Dunedin marae welcomes hundreds

TREATY FESTIVAL: Mayor David Cull returns to his seat after a speech at Otakou Marae.
TREATY FESTIVAL: Mayor David Cull returns to his seat after a speech at Otakou Marae.

Hundreds of visitors have been welcomed on to Otakou Marae, Dunedin, in brilliant sunshine for the South’s Ngai Tahu Treaty Festival, aimed at bringing community together.

The welcome came from local Ngai Tahu gathered outside the marae’s ornate meeting house, Tamatea.

Otakou is near one of three locations, which include Te Rau Aroha Marae, near Bluff, and Onuku Marae on Banks Peninsula, where Ngai Tahu signed the Treaty in 1840. Each year the Ngai Tahu Waitangi Day commemorations rotate between the three.

Runanga chairman Edward Ellison emphasised Ngai Tahu’s pleasure that so many had turned out for the festival.

“It’s getting bigger and bigger, I can see.”

In recent years, organisers have encouraged the community to come to the event, in keeping with Ngai Tahu’s wish to build partnerships and relationships in the community to its far-flung corners, he said.

On behalf of guests Dunedin Mayor Dave Cull delivered an eloquent kaikorero,  then translated it into English.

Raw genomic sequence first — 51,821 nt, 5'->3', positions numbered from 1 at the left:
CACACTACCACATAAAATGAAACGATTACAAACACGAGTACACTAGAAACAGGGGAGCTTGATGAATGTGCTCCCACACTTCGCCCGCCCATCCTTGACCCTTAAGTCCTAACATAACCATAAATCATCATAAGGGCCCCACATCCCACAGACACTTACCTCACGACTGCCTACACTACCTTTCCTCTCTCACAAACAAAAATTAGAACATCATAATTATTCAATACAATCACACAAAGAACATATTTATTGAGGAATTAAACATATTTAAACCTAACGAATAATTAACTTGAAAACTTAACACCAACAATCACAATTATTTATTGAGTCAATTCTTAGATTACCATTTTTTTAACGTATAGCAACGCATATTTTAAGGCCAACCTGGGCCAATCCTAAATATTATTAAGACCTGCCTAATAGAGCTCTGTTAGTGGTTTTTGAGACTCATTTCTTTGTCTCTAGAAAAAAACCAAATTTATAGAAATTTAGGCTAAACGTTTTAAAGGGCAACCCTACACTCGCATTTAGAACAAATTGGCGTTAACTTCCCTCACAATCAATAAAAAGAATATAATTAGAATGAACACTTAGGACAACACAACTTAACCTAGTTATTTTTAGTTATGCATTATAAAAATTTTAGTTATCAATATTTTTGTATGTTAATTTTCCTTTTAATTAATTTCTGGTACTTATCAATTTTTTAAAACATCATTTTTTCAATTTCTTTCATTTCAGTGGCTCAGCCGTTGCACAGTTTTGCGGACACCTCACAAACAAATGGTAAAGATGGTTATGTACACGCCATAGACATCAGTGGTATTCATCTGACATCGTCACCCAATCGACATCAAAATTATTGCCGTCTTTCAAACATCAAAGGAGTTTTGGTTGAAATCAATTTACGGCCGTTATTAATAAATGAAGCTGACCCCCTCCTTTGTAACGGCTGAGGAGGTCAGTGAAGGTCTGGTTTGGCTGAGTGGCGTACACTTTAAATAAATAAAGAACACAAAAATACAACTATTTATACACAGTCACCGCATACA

“To my noble chiefs that are gathered here, greetings to you all. To the ancestral house Tamatea stand tall. To those who have passed through the veil, go in peace to the unawakening resting place.”

Cull said later he put in a fair bit of practice for the speech and conceded it was a little nerve-wracking.

“For those of us who haven’t spent a great deal of time on a marae and are not fluent in Te Reo, it’s a challenge, but it’s a matter of respect for the host people and I’m delighted to give it a go.”

Cull said today was about strengthening the relationship between the Mana Whenua in the Dunedin community and the community as a whole.

“The original face of this community and this place was the Mana Whenua,’’ he said.

“So, it’s about building that relationship.

“The crest of Dunedin has a Maori warrior on one side and a Highlander on the other and that was the partnership that goes back to the formation of the city. It’s a matter of building on that and strengthening it.”

After the welcome, Cull joined Sir Mark Solomon, kaiwhakahaere of Te Runanga o Ngai Tahu in an open discussion about how contemporary Treaty partnerships can support the economic aspirations of  regional communities.

 Sir Mark indicated communities and officials coming together for the Treaty celebration is as it should be, the norm.

“We are part of the community and we embrace the community and, of course, this is one of our centres where our people are occupied, but we’ve always had relationships with people, with the [Dunedin City] Council, with all of Dunedin.”

Fairfax Media